Holiday weekends are always prime time for traffic fatalities caused by drunk driving and in the United States, July is the deadliest month. Sadly drunk driving kills someone every 48 minutes. This is something that came up a few times on my social media feeds yesterday:
If you drink a fifth on the fourth, you won’t go forth on the fifth…
It is good to see social media memes that suggest getting tanked is not the best choice for the holiday weekend. Usually, social media promotes a different sort of feel good about drinking theme.
Social media memes don’t just promote feeling good about drinking but feeling good about getting drunk.
The strongest “Don’t Drive Drunk” message that I’ve seen came from Australia and I did actually see it on Facebook. It was all over social media about fifteen years ago and became an international campaign as a result. Once I’d seen this brilliant Australian ad I thought twice before I got in the driver’s seat after “a few too many” and it was finally the twelve-month sober challenge on the Australian web site Hello Sunday Morning that helped me get to the point where I never have “a few too many” period.
The problem with the most effective drunk driving campaigns however, is that they address the consequence of a problem without addressing the problem. This ad is a perfect example of that.
The ad begins with families, friends, work colleagues and lovers celebrating, relaxing and romancing with a few drinks. It is so natural and familiar that there isn’t any reason to question the behavior. At one point a young woman is offered drugs in a bar and turns them down because illegal drug use is something that most of us have no sympathy for.
Having a few too many drinks, however, is something that most adults can relate to.
Especially if it’s a party or if it’s been a hard day at work.
Especially if it’s a romantic date .
Many of us can even relate to that moment when your friend turns to you from the passenger seat and questions if you’ve had a few too many, and you question it yourself but drive on anyway.
The sometimes horrifically violent unexpected result of driving after “a few too many” is so honestly shown in this ad that if you’ve seen it you will never forget. It will ingrain in your brain like a firebrand and even in a drunken blur you’ll most likely remember to call a cab.
For the powerful message in this ad to have full effect you need to be relaxed and open when the cars start to smash into each other and people are brutally mangled. If drinking and getting a bit drunk were portrayed in the opening sequence as anything other than natural behavior those of us who enjoy drinking would quickly put up defenses.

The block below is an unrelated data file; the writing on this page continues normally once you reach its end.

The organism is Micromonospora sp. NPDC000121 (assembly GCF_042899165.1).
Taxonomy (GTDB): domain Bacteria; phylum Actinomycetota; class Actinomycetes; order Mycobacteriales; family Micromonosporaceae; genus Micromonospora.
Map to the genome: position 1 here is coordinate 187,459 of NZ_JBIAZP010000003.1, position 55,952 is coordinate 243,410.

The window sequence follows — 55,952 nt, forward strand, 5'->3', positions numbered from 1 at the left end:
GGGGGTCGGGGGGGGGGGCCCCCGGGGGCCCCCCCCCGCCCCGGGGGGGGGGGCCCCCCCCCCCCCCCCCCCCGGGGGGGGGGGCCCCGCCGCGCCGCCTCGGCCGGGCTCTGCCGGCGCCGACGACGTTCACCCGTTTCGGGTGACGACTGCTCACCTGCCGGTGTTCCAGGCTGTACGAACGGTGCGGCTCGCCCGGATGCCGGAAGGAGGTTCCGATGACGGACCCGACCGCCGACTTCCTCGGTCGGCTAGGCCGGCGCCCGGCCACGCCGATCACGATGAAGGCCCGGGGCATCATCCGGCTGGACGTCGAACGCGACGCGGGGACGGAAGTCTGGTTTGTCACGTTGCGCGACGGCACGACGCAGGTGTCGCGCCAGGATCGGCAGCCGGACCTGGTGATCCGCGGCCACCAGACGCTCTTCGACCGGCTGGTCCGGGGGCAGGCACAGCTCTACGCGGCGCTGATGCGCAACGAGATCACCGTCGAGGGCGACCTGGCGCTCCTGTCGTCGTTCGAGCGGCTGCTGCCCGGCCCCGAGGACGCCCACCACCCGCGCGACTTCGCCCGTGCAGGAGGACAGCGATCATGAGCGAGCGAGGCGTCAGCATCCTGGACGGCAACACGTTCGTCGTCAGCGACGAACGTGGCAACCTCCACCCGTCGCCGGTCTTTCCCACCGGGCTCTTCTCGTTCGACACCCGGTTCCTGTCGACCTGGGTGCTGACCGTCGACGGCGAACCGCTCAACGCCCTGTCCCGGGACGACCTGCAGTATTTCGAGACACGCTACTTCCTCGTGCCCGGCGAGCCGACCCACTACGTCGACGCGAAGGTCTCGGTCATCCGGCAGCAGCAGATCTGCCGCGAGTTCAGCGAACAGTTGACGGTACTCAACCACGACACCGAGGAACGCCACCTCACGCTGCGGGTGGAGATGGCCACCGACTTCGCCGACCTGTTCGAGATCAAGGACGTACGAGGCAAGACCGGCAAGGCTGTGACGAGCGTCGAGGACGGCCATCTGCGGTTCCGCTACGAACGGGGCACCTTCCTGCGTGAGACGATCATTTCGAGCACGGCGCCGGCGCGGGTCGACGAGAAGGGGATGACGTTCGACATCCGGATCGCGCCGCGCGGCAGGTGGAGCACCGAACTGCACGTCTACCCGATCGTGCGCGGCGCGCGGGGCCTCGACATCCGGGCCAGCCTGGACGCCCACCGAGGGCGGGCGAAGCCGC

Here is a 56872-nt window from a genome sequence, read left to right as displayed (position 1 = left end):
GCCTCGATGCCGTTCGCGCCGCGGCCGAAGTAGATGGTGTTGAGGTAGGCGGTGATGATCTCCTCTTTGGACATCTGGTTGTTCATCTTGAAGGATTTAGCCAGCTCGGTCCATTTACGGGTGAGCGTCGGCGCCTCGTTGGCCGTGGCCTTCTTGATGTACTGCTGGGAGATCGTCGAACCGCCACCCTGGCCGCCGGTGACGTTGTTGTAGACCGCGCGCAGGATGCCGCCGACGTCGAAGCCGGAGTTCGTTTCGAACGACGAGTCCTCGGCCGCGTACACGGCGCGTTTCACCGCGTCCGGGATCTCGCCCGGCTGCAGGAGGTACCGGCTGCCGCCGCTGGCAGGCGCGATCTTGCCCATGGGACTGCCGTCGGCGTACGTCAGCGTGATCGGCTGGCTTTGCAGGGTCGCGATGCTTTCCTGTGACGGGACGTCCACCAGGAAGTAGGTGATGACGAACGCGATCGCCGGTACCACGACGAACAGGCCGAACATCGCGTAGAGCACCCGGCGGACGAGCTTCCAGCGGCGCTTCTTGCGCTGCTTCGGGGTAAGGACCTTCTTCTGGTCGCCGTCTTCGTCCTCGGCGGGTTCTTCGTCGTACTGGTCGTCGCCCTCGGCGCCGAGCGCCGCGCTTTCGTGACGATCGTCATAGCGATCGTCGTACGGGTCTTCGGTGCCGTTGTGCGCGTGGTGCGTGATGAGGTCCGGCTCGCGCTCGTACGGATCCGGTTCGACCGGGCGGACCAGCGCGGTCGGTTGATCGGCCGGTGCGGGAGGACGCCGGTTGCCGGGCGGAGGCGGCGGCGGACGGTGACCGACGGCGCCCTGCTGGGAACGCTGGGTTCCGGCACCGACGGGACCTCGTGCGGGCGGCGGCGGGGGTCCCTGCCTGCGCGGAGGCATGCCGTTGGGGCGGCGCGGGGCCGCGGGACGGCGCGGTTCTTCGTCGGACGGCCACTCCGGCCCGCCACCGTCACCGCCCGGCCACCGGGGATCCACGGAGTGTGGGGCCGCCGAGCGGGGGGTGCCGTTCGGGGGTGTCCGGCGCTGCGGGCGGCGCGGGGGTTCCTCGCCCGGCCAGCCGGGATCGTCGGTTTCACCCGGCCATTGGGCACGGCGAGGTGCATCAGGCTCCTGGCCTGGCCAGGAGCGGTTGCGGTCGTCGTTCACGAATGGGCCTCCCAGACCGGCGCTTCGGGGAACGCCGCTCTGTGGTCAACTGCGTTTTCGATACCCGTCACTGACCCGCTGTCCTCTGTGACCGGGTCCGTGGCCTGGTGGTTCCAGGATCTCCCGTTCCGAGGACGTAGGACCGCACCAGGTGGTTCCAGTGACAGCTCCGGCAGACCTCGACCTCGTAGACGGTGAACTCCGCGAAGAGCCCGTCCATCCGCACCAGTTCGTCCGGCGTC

The message that comes across is
“ It’s normal, fun and relaxing to drink and get a bit drunk just don’t do it and DRIVE ! “
What I learned while working through my twelve month sober challenge on the Hello Sunday Morning website is that I don’t need to drink to celebrate, relax and romance. It turns out that drinking actually dulls my senses to the point where I don’t really experience any of those joys fully.
Drinking dulls my senses to the point where I’m not really present in my life.
Sober my senses are alive.
If you drink regularly and have the tendency to binge it takes time to get to the point where you don’t feel like you need alcohol. Like the illegal drugs in the ad, alcohol is eventually addictive. It rewires your brain to associate everything good with a drink. At the end of the day rather than feeling relaxed simply because you’re home you need a drink to shut down. When you’re out with friends who you enjoy you only feel really involved if you have a drink in your hand.
It takes time without the drink in hand to get your brain rewired to the point where you feel the beauty of your life without it. But it takes a lot less time to get the wiring realigned than it took to get it screwed up in the first place .
It is terribly important that we not drink and drive but maybe it’s also time to think a bit about the way we drink. Maybe the message should not just be “Don’t Drive Drunk” but “Why Get Drunk?”
I saw another message on my social media feed yesterday that was so important .
That should go without saying but sadly it doesn’t. Alcohol seems to be the only drug that people will question you for not using, even though the statistics show that it’s high time we started to respect and encourage people who chose to be alcohol-free.
“Incredible change happens in your life when you decide to take control of what you do have power over instead of craving control over what you don’t.”
― Steve Maraboli, Life, the Truth, and Being Free
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